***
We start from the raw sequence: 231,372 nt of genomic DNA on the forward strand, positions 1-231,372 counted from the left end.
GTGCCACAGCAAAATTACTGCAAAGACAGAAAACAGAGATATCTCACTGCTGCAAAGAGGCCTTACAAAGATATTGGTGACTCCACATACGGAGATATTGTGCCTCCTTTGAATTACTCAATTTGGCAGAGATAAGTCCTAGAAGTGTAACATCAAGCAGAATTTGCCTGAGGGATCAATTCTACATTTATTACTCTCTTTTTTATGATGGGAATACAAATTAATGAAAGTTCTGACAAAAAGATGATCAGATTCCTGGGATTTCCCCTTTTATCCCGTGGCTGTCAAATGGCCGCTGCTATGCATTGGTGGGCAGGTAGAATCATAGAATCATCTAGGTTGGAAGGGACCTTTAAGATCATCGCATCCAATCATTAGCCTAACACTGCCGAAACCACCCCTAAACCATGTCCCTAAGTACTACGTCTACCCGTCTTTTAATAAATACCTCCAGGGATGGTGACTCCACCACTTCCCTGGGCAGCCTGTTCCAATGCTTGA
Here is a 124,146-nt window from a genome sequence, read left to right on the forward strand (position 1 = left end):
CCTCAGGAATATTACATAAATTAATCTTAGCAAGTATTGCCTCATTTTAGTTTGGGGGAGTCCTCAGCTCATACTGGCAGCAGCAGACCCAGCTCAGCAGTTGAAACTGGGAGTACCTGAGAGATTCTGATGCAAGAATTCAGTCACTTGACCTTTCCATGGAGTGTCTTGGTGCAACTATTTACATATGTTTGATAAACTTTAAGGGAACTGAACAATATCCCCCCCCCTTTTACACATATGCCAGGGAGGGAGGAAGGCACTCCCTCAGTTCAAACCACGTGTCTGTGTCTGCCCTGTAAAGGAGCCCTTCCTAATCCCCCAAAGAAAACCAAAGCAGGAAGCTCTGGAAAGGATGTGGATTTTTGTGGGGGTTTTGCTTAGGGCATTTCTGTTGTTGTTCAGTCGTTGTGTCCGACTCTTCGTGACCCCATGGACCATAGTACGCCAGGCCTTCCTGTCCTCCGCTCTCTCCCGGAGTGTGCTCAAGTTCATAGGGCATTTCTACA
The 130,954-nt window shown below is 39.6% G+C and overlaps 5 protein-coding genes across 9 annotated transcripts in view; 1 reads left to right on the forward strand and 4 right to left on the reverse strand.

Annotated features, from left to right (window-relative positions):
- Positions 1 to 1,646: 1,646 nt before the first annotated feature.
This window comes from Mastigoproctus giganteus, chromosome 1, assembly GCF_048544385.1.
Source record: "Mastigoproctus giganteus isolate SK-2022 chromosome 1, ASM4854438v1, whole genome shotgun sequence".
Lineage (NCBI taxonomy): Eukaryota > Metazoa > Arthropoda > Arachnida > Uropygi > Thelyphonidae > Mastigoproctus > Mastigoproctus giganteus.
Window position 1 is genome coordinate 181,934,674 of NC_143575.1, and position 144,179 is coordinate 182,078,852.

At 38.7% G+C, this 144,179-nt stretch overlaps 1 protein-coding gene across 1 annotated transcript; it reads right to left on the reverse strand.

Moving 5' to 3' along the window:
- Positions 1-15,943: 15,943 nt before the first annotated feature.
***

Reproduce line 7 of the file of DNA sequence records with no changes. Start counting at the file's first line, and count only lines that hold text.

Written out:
- Positions 1 to 1,646: 1,646 nt before the first annotated feature.